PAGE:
There are those who go about life with care and caution: considering all the options, weighing up the pros and cons, and making careful, rational decisions. So organised, considered and correct.
Like the main character, Macon, from Anne Tyler’s An Accidental Tourist, these folk plan out every inch of their existence, and usually even possess contingency plans and resources for all situations or occurrences that may arise.
Safe, measured, controlled.
For the record, I hated that book.
Others amongst us, by nature, tend to be more spontaneous. While they can be naïve and idealistic at times, they believe in taking risks in order to achieve goals, confident that whatever happens, they can handle it, one way or another.
There is a long term goal, but no set path to get there, and at times a sharp learning curve along the way.
This is me.
In 2013, at age 34, I had spent the last five years sharing my beloved children. I was sick to death of having to bid them farewell for half their lives, and of feeling like a part-time Mum. I dreaded them leaving every week, and literally counted the days until they returned. It is a feeling that I still have with my three older children even now. I miss them like crazy and feel like a huge part of me is missing when they aren’t with me. I have listened to friends describe the angst they feel at the prospect of even leaving their kids for something like school camp, or a sleepover at friends’. It is so far removed from the experience I have with shared parenting.
I craved another child, one that I never had to share with anyone.
My previous relationship had been terribly difficult and I had baulked at the prospect of bringing another child into what was, essentially, a complete mess. I couldn’t do it. Being one of four children myself, I loved the dynamic. I knew in my heart that I wasn’t finished having children, and I truly hated feeling constrained by fear and the judgement of others. I was getting older and had promised myself if I was having any more children, it would be before age 35, given the spike in the risk of genetic abnormalities in children conceived after this time.
Time was not my friend. I remember speaking to my mother on the phone about my feelings, and being stunned when she reiterated that she knew I had always wanted one more child. She hadn’t seemed shocked in the slightest that I was considering it.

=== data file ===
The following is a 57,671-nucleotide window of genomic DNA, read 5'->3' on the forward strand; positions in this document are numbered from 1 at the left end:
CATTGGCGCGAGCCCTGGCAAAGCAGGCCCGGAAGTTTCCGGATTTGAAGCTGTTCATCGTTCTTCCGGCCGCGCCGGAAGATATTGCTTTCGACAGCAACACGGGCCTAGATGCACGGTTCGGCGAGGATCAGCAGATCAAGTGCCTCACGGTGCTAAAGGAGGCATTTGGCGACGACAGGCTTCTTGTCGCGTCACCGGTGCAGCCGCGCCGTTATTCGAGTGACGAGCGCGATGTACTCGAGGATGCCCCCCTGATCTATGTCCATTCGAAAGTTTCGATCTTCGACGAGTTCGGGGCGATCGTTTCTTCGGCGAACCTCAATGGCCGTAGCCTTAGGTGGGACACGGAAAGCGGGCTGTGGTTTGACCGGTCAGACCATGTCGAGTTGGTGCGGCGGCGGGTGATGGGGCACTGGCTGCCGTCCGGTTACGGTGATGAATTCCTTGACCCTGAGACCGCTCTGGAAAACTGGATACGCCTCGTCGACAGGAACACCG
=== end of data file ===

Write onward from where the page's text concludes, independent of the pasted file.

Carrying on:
Knowing full well that my years of fertility issues were likely to plague any real chance I had, I decided in a moment of weakness to ‘throw caution to the wind’ and to give it one ‘shot’. I made my appointment, and began the familiar process. As I left the Fertility Centre after having my IUI (intra-uterine insemination) procedure, I remember thinking I must be crazy to contemplate another child. I dismissed this feeling just as quickly however, knowing full well that the procedure had very little chance of working. I had spent ten years trying to fall pregnant using the far more successful in-vitro fertilisation (IVF) and even then found falling pregnant difficult. One insemination using frozen sperm had a likelihood of less than ten per cent of working. Even less so because of my polycystic ovaries. It just wouldn’t happen.
Two days later, I felt those familiar feelings. I was pregnant.
I couldn’t believe it had worked. The reality of what lay ahead of me hit me immediately.
I sat on this knowledge for the next two weeks. There was not one doubt in my mind, so in contrast to every other cycle of treatment I had ever undergone, the two week wait afterwards was a breeze. I hadn’t truly entertained the prospect of the insemination working. I was in complete and utter denial. The reality was too frightening to dwell too much on, so I shut it out. I was at my sister’s place after a couple of weeks, when she convinced me to ‘face facts’ and do a pregnancy test. I did but I couldn’t look. My sister was wonderfully excited and congratulated me, while I simply burst into tears.
It was such a foreign feeling – to finally see the faint line I always prayed to see appear – only to feel so terrified and overwhelmed by it.
It was the judgement and having to justify my decision that I couldn’t wrap my head around. It took me until I was 20 weeks pregnant to share my news, other than with immediate family and close friends. If I hadn’t been ‘showing’ by then I am sure I would have waited longer. Happy as I was, I knew my sanity would be questioned by others. I had no ‘accident’ clause to hide behind: this was a deliberate decision.
I was going to be a single mother of four.
If anything, this made me all the more determined to succeed in giving my little darling a wonderful, happy life. I knew my little man was meant to be, and there is not a day that goes by that I regret my decision.
In fact, I consider it one of my best.
If you knew my Master C, you would too. He’s a four year old pocket rocket who is the most loving, empathetic little boy I know.
Photos credit: Karisma Photography